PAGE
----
Lastly, the danger of anger is to be seen in the way it consumes the body and ruins the personality. Persistent and worsening temper promotes ill health, and boils the heart in brine until it makes an end of the owner, who is undesired while he lives and unlamented when he dies.
         As for the poor soul of such a person, anger makes it disinclined for prayer or any other duty to God or man, and the bearer of that soul is laid open like an unwalled city to many sins and miseries (James 3.16; Proverbs 29.22).


5 Consider often and carefully God’s oversight and superintendency of your life, and his provision for you, and the privileges of his presence with you and his patience toward you.
        First in this, remember that those who wrong us (however malicious they may be) are the instruments of his good oversight to accomplish our greatest good. Why then should we be angry at them? Is not this to be angry at God? If God is angry with us, there is hope of mercy; but if we are angry with him, what help is there for us, should his wrath be ­’kindled but a little’?
        Such reasoning restrained Job from letting fly at the Chaldeans who robbed him, as well as other calamities, for he said: ‘Naked came I out of my mother’s womb, and naked shall I return thither: the Lord gave, and the Lord hath taken away; blessed be the name of the Lord. In all this Job sinned not, nor charged God foolishly’ (Job 1.21-22).
        Therefore reverence God’s providence, and be still (Psalm 39.9). Remember, no one could have power against you, except it were given from above (John 19.11).
         Next, consider God’s presence, and be careful. Put God first, yes, before your passions, and they will soon be hushed, like unruly, quarrelling soldiers as soon as an officer appears.
         When the heart boils with anger and desires revenge, ask with the disciples, ‘Lord, wilt thou that we command fire to come down from heaven, and consume them?’ Ask permission from God before you dare do anything in an angry way. Never presume that you are God’s appointed executioner!
         We used to say that if the magistrate were not present, we were entitled to take the law into our own hands, but if the magistrate were present, there was no excuse. However, Scripture says to the people of God, ‘Grudge not one against another, brethren, lest ye be condemned: behold, the judge standeth before the door’ (James 5.9). He is an eyewitness of every token of impatience and exasperation on your part. ‘Fear ye not me? saith the Lord: will ye not tremble at my presence?’ (Jeremiah 5.22).
       Job, having fallen to many angry complaints, as soon as he is truly aware of God’s presence, says, ‘I will lay mine hand upon my mouth ­. . . I will proceed no further.’

         Consider lastly God’s infinite ­patience and longsuffering in bearing with our behaviour, as he bore with those in the wilderness. How slow he is to anger, and how plenteous in mercy! God judges the righteous, but very gently. He calls affliction his strange work, and he does not go about it until there is no other way, because we have mocked his messengers and despised his words (2 Chronicles 36.16). When God came to punish Adam, he came slowly and in the cool of the day. He did not run upon him, as David did upon ­Goliath, and cut off his head. He came with a soft pace and small voice, and not until the evening. Then, before the sentence, he conversed with him and promised him a Saviour from the deadly sting of the serpent.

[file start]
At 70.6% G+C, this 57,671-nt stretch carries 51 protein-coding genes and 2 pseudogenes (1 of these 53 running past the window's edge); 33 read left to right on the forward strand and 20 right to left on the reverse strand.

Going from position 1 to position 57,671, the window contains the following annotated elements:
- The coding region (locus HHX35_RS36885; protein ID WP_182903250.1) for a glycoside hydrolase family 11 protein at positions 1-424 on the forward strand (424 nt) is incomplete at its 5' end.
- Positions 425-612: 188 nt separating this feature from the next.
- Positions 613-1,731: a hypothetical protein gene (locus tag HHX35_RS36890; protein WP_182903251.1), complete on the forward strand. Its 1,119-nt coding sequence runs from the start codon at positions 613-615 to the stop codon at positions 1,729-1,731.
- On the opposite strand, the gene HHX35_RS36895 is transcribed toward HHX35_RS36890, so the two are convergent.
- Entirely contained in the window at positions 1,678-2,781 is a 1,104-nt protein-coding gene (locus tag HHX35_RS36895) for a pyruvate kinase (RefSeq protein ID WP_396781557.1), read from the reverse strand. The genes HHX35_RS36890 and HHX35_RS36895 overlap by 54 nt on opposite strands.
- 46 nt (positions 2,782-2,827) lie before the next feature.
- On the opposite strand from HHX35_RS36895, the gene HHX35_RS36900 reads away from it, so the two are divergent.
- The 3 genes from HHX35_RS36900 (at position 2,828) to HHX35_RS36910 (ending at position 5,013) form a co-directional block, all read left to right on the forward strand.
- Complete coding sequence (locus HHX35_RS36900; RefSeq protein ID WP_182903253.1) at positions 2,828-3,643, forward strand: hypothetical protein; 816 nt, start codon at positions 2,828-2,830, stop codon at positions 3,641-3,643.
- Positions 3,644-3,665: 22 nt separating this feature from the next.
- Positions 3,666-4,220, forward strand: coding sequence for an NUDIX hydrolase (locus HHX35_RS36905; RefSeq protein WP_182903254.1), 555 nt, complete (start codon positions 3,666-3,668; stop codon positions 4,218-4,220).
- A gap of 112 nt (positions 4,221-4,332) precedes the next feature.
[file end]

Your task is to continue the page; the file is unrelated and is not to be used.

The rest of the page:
Just think about the record of God’s patience with you (as they once did, gazing upon the brazen serpent), and your hearts will be curbed and cured from wailing in impatient anger.
           Adam was the masterpiece of God’s handiwork, in whom he rested and rejoiced. He adorned him with his own image, advanced him to dominion over all other earthly creatures, honoured him with the possession of paradise, and the possibility of Heaven, and gave to his race alone the honour of being able to call him Lord.
       But man, being in honour, threw it away and became like the beasts that perish, indeed worse, for he became like the devils, with whom he should have perished, had he not had a pardoning God. ‘Who is a God like unto thee, that pardoneth iniquity?’
        God still multiplies pardons as we multiply provocations, and stretches out his hand all the day long to a rebellious people. His grace even, as it were, kneels to us, beseeching us to be reconciled, and bearing with our appalling practices.
          If we only considered how infinitely great and mighty he is, armed with all power, and higher than the highest, we would all the more wonder at his patience toward us. For the higher the person, the less patient he generally is of wrongs.
           The high virtue of patience is seen from the self-satisfaction that seizes the worldly man who on occasions may attain to it. Let a man put up with an injury just once or twice from another, and he holds himself in high admiration, and conceitedly thinks he deserves to be chronicled, or canonised a saint (as Henry VI imagined).
           But what is all this to God’s infinite patience in suffering wrong? And not from the vessels of wrath only (Romans 9.22), but from his own elect, who should be better. He spares them as a man spares his son that serves him, forgiving them seventy times seven in a day, passing by without grievance a world of infirmities.
      The deep and due consideration of the infinite patience of God toward us will greatly promote the patience of our spirits, and transform us into the same image.

Humility and Self-Watch
Lastly, to these means and meditations, add a constant campaign to become low in your own estimation, and to keep a strict watch over your heart. Then you will be able to hold yourself when impatience or anger or resentment begins to boil in you. And if you urgently pray to subdue such passions, seeing them as unjustified and exposing their ugliness and sinfulness before your God, you will soon see that ‘your labour is not in vain in the Lord.’